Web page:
Posted by David Kalat on June 18, 2016
There’s an old joke about a comedians’ convention. Comedians have come from around the world to gather in each others’ company, and they are such experienced veterans of the joke trade that instead of telling each other jokes, they just list them off by number. “7!” (polite applause); “122!” (respectful chuckles); and so on. Then one comic takes the mic and boldly declares “516!” and the house erupts in laughter. A journalist covering the event asked the comedian why that last one got such an outsized reaction. “Oh, they hadn’t heard that one before,” he replied.
I started obsessively watching movies because I fell in love with their magic. I fear turning into one of those jaded convention goers, content with hearing familiar numbers read aloud, and only occasionally surprised by the unfamiliar. But it happens—I’ve seen so many movies, their tricks do become routine, their contours become as familiar as old socks. I grow cynical and jaded. And then out of nowhere, when I least expect it, someone throws me a 516 and I have to boggle at the surprise.
I submit to you: Anthony Mann’s Border Incident. It is very nearly 70 years old, but it feels fresh and relevant. It is hard to classify (we’ll go with “film noir” for the lack of anything better). It is a taut B&W thriller from 1949, made on a stingy budget, and largely forgotten today. But this is one to seek out and treasure, and it is full of surprises.
It is about illegal immigrants from Mexico, which already places this thing more or less in a class by itself. This is obviously an issue of relevance to our world today—although I can’t say today’s conversation on this topic is particularly nuanced or thoughtful.
I know I sometimes have inserted my own political beliefs into these blog posts, to the consternation of those who don’t share those opinions, but my values inform how I view the world, and consequently how I view movies, so I don’t think it inappropriate to bring politics into these discussions. That being said, I’m not here to stand on a soapbox and preach, so let me put it this way: the current conversation about illegal immigration has been overheated and emotional, without much time spent on the facts (such as: immigrants have been returning to Mexico in greater numbers than those that stay; most illegal immigrants came here on airplanes from places other than Mexico and then just overstayed their legal visas; illegal immigrants commit crimes at a lower rate than the native population; significant components of the existing economy depend on immigrant labor).
But for all that, the conversation around immigration has been so intense that it can sometimes feel as if it is a new issue, something the public is turning to address only now. Which is why watching Anthony Mann’s tight Western-noir Border Incident today is so striking.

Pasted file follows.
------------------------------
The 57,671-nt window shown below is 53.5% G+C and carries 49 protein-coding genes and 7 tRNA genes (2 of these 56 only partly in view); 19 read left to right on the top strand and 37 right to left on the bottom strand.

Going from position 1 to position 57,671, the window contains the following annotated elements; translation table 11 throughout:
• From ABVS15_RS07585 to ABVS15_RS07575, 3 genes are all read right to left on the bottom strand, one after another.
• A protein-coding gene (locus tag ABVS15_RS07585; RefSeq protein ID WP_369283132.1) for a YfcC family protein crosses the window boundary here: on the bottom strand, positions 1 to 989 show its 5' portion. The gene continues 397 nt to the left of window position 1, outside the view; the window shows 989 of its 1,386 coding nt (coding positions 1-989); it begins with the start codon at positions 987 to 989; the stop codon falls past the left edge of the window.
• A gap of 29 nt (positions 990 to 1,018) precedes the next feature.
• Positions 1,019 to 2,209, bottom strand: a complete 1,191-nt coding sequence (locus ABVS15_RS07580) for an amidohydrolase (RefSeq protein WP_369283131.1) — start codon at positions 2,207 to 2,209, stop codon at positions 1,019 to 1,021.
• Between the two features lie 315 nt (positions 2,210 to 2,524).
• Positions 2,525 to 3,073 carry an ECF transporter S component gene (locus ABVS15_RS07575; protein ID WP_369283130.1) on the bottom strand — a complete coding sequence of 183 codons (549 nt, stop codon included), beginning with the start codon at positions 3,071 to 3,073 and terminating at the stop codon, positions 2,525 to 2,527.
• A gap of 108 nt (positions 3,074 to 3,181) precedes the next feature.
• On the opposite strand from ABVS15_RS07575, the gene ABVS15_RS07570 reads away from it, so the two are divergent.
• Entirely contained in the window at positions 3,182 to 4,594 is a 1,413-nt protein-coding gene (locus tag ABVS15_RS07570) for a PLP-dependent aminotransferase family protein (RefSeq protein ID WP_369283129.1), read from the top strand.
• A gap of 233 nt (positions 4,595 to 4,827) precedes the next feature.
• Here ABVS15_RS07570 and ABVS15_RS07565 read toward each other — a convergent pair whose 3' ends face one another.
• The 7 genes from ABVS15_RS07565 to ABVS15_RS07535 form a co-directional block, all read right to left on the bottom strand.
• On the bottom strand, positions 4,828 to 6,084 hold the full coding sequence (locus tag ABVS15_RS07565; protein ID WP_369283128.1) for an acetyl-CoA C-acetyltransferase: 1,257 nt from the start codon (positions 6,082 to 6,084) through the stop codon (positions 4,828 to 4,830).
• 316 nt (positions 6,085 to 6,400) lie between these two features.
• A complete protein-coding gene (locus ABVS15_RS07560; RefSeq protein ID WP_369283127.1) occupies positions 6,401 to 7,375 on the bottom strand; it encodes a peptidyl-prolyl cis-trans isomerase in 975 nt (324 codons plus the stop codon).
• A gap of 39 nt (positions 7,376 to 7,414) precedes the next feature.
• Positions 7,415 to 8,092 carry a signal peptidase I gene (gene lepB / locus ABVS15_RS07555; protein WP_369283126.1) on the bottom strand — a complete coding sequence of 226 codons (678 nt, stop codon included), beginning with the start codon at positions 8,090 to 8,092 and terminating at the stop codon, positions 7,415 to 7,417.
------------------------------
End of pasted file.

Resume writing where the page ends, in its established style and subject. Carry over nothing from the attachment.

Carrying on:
Part of the surprise is the blunt, matter-of-fact way the film addresses the causes of this issue. The undocumented workers depicted in the film are presented with sympathy and empathy—they are acknowledged as having willfully broken laws of two countries, but this is not treated as some great moral failing. They are just ordinary people, caught up in larger forces.
Primarily, they are caught up in the force of capitalism, where the basic laws of supply and demand make illegal immigration inevitable.
It opens with stentorian narration explaining how US farming depends on just-in-time labor at harvest time, and that this labor mostly comes from Mexico. There are systems in place to manage the flow of temporary workers from Mexico legally, but these systems are like a shaky dam in the face of a rushing river—the forces of capitalism are straining hard against those flimsy barriers. On the one side of the border are eager workers, impatient at having to wait. On the other side are the farmers, who realize that their profits can be fatter if they pay their labor less—and the easiest way to get away with paying starvation wages is if your workforce are in the country illegally and are therefore unable to ask for help.
Thus the underground economy of human smugglers who traffic Mexican laborers to dishonest ranchers. And like any underground economy—be it drugs or bootleg liquor or what have you—the criminals who profit from the suffering of others will do many violent things to protect their interests.
The filmmakers promise the plot is based on a synthesized set of “ripped from the headlines” recent events, and adheres to the same semi-documentary style of many a film noir of the day.
Yes, there are some cringe-worthy racial stereotypes that show up at times, but what’s more interesting are the ways this film defies the racism of its era. The hero is a Mexican cop, played by Ricardo Montalban, a real Mexican actor (something Orson Welles’ Touch of Evil failed to do, putting Charlton Heston into brownface and a phony accent).
His opposite number is an American cop played by George Murphy, who also goes undercover—into the smuggling operation run by crime box Howard da Silva.